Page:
Might map of knowledge prove useful for journalists, politicians?
Posted by James McPherson on March 16, 2009
Research scientists have developed a visual “map of knowledge” (shown below) that apparently shows how researchers consider the findings of others as they do their own work. I’m not actually sure that it has much practical value, but then the same could be said of much of scientific research that provided unforeseen benefits. In this case, in the words of the researchers:
Maps constructed from clickstream data can serve numerous functions. Like citation maps they provide a means to visually assess the relationships between various domains and journals. However, clickstream maps of science can offer an immediate perspective on what is taking place in science and can thus aid the detection of emerging trends, inform funding agencies, and aid researchers in exploring the interdisciplinary relationships between various scientific disciplines. Clickstream maps can furthermore be used as the basis for exploration and recommendation services that rank journals according to the various parameters of network topology, so that researchers can identify influential journals in any particular domain of interest.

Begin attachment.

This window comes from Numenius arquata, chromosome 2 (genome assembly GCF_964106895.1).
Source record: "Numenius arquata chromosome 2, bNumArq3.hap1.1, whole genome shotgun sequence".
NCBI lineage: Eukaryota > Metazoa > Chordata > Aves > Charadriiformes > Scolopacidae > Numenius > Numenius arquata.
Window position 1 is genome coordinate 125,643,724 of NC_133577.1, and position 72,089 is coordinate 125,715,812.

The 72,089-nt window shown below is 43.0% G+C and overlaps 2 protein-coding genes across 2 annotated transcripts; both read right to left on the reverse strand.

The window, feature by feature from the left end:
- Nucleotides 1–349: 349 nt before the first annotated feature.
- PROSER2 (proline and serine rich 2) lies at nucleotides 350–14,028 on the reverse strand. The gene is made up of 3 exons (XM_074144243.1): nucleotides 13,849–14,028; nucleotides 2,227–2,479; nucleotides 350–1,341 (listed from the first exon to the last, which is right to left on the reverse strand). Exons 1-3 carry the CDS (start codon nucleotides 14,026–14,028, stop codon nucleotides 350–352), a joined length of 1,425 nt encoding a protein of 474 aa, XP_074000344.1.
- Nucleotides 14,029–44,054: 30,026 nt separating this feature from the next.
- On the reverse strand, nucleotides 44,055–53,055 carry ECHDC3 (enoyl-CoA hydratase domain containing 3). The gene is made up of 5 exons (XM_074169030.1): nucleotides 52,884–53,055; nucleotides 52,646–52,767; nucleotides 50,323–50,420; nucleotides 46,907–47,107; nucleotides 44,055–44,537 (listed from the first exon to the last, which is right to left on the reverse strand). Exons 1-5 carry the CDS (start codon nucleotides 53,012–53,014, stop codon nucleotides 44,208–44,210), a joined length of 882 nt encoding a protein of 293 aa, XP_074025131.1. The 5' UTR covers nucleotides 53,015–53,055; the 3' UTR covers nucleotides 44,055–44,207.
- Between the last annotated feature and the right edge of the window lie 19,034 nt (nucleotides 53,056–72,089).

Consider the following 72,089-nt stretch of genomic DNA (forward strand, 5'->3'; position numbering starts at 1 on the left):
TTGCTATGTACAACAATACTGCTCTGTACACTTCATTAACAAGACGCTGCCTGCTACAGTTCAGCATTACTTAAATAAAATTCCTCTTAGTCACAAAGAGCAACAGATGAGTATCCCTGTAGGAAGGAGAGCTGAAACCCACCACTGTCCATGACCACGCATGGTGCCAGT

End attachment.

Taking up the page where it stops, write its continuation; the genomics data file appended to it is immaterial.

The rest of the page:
Those may seem like a dull sentences to those of us who tend to be a bit science-phobic. But politicians and journalists–who tend to be as wary of science and math as astronauts are of space junk–might want to investigate the issue further, especially now that we have a presidential administration that seems determined to use science in making decisions.
Science is expensive, and sometimes controversial. And though my brother is the scientist in the family while I lean toward the humanities (we do agree that social science is neither social nor science) it seems to me that anything we can use to help determine where limited funds might be of the most use might be potentially useful.
This entry was posted on March 16, 2009 at 1:54 pm and is filed under Education, Journalism, Science. Tagged: clickstream maps, map of knowledge, mapping science, Science, social science, space juhk, technology. You can follow any responses to this entry through the RSS 2.0 feed. You can leave a response, or trackback from your own site.